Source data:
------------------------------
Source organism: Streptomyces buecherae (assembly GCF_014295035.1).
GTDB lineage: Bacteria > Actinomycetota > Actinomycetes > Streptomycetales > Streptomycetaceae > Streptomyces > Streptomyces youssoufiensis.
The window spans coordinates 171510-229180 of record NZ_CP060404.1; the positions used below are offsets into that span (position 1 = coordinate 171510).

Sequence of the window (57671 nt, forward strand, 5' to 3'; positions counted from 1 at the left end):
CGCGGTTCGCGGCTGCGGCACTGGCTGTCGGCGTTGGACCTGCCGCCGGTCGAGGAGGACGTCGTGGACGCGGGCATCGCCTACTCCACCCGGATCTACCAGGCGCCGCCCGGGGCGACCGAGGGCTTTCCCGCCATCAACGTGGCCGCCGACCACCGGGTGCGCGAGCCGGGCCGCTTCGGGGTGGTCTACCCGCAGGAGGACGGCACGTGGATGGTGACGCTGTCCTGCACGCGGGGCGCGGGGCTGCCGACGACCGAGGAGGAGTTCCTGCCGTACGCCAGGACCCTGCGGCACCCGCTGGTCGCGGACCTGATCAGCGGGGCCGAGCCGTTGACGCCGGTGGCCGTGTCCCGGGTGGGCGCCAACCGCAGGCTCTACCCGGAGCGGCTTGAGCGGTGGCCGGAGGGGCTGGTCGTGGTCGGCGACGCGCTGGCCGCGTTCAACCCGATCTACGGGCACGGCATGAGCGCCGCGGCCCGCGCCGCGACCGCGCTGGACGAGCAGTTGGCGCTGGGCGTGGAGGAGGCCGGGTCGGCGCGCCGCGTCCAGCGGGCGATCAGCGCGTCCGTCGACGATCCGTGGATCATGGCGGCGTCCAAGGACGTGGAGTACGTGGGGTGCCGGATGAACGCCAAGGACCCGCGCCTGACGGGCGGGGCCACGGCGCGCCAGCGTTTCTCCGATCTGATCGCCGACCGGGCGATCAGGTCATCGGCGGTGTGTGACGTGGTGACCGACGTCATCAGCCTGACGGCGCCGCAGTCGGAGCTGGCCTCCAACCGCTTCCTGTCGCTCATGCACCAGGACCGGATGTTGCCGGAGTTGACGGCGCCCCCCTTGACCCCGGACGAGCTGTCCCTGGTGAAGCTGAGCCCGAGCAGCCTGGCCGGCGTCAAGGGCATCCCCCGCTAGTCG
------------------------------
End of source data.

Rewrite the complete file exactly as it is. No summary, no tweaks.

Source organism: Streptomyces buecherae (assembly GCF_014295035.1).
GTDB lineage: Bacteria > Actinomycetota > Actinomycetes > Streptomycetales > Streptomycetaceae > Streptomyces > Streptomyces youssoufiensis.
The window spans coordinates 171510-229180 of record NZ_CP060404.1; the positions used below are offsets into that span (position 1 = coordinate 171510).

Sequence of the window (57671 nt, forward strand, 5' to 3'; positions counted from 1 at the left end):
CGCGGTTCGCGGCTGCGGCACTGGCTGTCGGCGTTGGACCTGCCGCCGGTCGAGGAGGACGTCGTGGACGCGGGCATCGCCTACTCCACCCGGATCTACCAGGCGCCGCCCGGGGCGACCGAGGGCTTTCCCGCCATCAACGTGGCCGCCGACCACCGGGTGCGCGAGCCGGGCCGCTTCGGGGTGGTCTACCCGCAGGAGGACGGCACGTGGATGGTGACGCTGTCCTGCACGCGGGGCGCGGGGCTGCCGACGACCGAGGAGGAGTTCCTGCCGTACGCCAGGACCCTGCGGCACCCGCTGGTCGCGGACCTGATCAGCGGGGCCGAGCCGTTGACGCCGGTGGCCGTGTCCCGGGTGGGCGCCAACCGCAGGCTCTACCCGGAGCGGCTTGAGCGGTGGCCGGAGGGGCTGGTCGTGGTCGGCGACGCGCTGGCCGCGTTCAACCCGATCTACGGGCACGGCATGAGCGCCGCGGCCCGCGCCGCGACCGCGCTGGACGAGCAGTTGGCGCTGGGCGTGGAGGAGGCCGGGTCGGCGCGCCGCGTCCAGCGGGCGATCAGCGCGTCCGTCGACGATCCGTGGATCATGGCGGCGTCCAAGGACGTGGAGTACGTGGGGTGCCGGATGAACGCCAAGGACCCGCGCCTGACGGGCGGGGCCACGGCGCGCCAGCGTTTCTCCGATCTGATCGCCGACCGGGCGATCAGGTCATCGGCGGTGTGTGACGTGGTGACCGACGTCATCAGCCTGACGGCGCCGCAGTCGGAGCTGGCCTCCAACCGCTTCCTGTCGCTCATGCACCAGGACCGGATGTTGCCGGAGTTGACGGCGCCCCCCTTGACCCCGGACGAGCTGTCCCTGGTGAAGCTGAGCCCGAGCAGCCTGGCCGGCGTCAAGGGCATCCCCCGCTAGTCG